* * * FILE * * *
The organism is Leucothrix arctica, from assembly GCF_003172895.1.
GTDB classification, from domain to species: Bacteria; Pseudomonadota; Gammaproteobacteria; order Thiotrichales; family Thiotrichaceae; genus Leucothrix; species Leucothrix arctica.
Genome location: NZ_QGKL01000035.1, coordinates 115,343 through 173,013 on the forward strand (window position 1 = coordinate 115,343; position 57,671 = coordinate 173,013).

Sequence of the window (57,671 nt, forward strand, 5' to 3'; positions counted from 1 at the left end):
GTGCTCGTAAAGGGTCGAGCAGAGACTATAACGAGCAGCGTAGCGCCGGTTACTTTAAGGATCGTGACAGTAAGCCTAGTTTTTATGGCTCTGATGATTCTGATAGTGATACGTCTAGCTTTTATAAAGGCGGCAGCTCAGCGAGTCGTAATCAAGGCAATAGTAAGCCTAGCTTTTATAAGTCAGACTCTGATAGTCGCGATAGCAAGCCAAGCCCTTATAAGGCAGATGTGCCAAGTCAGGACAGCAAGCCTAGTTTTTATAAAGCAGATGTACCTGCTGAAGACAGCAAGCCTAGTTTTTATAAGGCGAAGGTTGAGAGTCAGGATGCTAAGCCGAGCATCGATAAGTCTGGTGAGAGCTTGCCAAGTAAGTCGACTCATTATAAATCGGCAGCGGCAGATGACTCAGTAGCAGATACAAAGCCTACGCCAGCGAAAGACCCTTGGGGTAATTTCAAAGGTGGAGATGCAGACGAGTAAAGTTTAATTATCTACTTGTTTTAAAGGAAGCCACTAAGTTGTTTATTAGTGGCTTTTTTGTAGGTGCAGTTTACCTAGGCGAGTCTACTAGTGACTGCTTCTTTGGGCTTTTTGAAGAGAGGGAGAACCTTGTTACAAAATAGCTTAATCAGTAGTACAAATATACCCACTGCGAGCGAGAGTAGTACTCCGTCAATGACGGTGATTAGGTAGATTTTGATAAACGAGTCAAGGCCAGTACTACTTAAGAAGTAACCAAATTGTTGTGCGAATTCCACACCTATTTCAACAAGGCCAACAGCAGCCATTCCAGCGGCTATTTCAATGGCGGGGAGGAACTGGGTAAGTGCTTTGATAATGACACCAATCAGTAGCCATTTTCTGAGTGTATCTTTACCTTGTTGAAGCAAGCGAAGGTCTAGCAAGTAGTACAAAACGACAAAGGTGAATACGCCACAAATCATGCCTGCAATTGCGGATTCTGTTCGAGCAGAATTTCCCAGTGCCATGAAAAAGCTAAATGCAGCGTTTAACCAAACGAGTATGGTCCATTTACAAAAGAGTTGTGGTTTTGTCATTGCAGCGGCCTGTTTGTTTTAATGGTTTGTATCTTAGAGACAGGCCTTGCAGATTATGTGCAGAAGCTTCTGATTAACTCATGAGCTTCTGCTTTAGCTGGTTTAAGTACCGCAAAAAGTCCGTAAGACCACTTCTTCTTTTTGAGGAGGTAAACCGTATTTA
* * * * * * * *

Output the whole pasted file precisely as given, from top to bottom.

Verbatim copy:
The organism is Leucothrix arctica, from assembly GCF_003172895.1.
GTDB classification, from domain to species: Bacteria; Pseudomonadota; Gammaproteobacteria; order Thiotrichales; family Thiotrichaceae; genus Leucothrix; species Leucothrix arctica.
Genome location: NZ_QGKL01000035.1, coordinates 115,343 through 173,013 on the forward strand (window position 1 = coordinate 115,343; position 57,671 = coordinate 173,013).

Sequence of the window (57,671 nt, forward strand, 5' to 3'; positions counted from 1 at the left end):
GTGCTCGTAAAGGGTCGAGCAGAGACTATAACGAGCAGCGTAGCGCCGGTTACTTTAAGGATCGTGACAGTAAGCCTAGTTTTTATGGCTCTGATGATTCTGATAGTGATACGTCTAGCTTTTATAAAGGCGGCAGCTCAGCGAGTCGTAATCAAGGCAATAGTAAGCCTAGCTTTTATAAGTCAGACTCTGATAGTCGCGATAGCAAGCCAAGCCCTTATAAGGCAGATGTGCCAAGTCAGGACAGCAAGCCTAGTTTTTATAAAGCAGATGTACCTGCTGAAGACAGCAAGCCTAGTTTTTATAAGGCGAAGGTTGAGAGTCAGGATGCTAAGCCGAGCATCGATAAGTCTGGTGAGAGCTTGCCAAGTAAGTCGACTCATTATAAATCGGCAGCGGCAGATGACTCAGTAGCAGATACAAAGCCTACGCCAGCGAAAGACCCTTGGGGTAATTTCAAAGGTGGAGATGCAGACGAGTAAAGTTTAATTATCTACTTGTTTTAAAGGAAGCCACTAAGTTGTTTATTAGTGGCTTTTTTGTAGGTGCAGTTTACCTAGGCGAGTCTACTAGTGACTGCTTCTTTGGGCTTTTTGAAGAGAGGGAGAACCTTGTTACAAAATAGCTTAATCAGTAGTACAAATATACCCACTGCGAGCGAGAGTAGTACTCCGTCAATGACGGTGATTAGGTAGATTTTGATAAACGAGTCAAGGCCAGTACTACTTAAGAAGTAACCAAATTGTTGTGCGAATTCCACACCTATTTCAACAAGGCCAACAGCAGCCATTCCAGCGGCTATTTCAATGGCGGGGAGGAACTGGGTAAGTGCTTTGATAATGACACCAATCAGTAGCCATTTTCTGAGTGTATCTTTACCTTGTTGAAGCAAGCGAAGGTCTAGCAAGTAGTACAAAACGACAAAGGTGAATACGCCACAAATCATGCCTGCAATTGCGGATTCTGTTCGAGCAGAATTTCCCAGTGCCATGAAAAAGCTAAATGCAGCGTTTAACCAAACGAGTATGGTCCATTTACAAAAGAGTTGTGGTTTTGTCATTGCAGCGGCCTGTTTGTTTTAATGGTTTGTATCTTAGAGACAGGCCTTGCAGATTATGTGCAGAAGCTTCTGATTAACTCATGAGCTTCTGCTTTAGCTGGTTTAAGTACCGCAAAAAGTCCGTAAGACCACTTCTTCTTTTTGAGGAGGTAAACCGTATTTA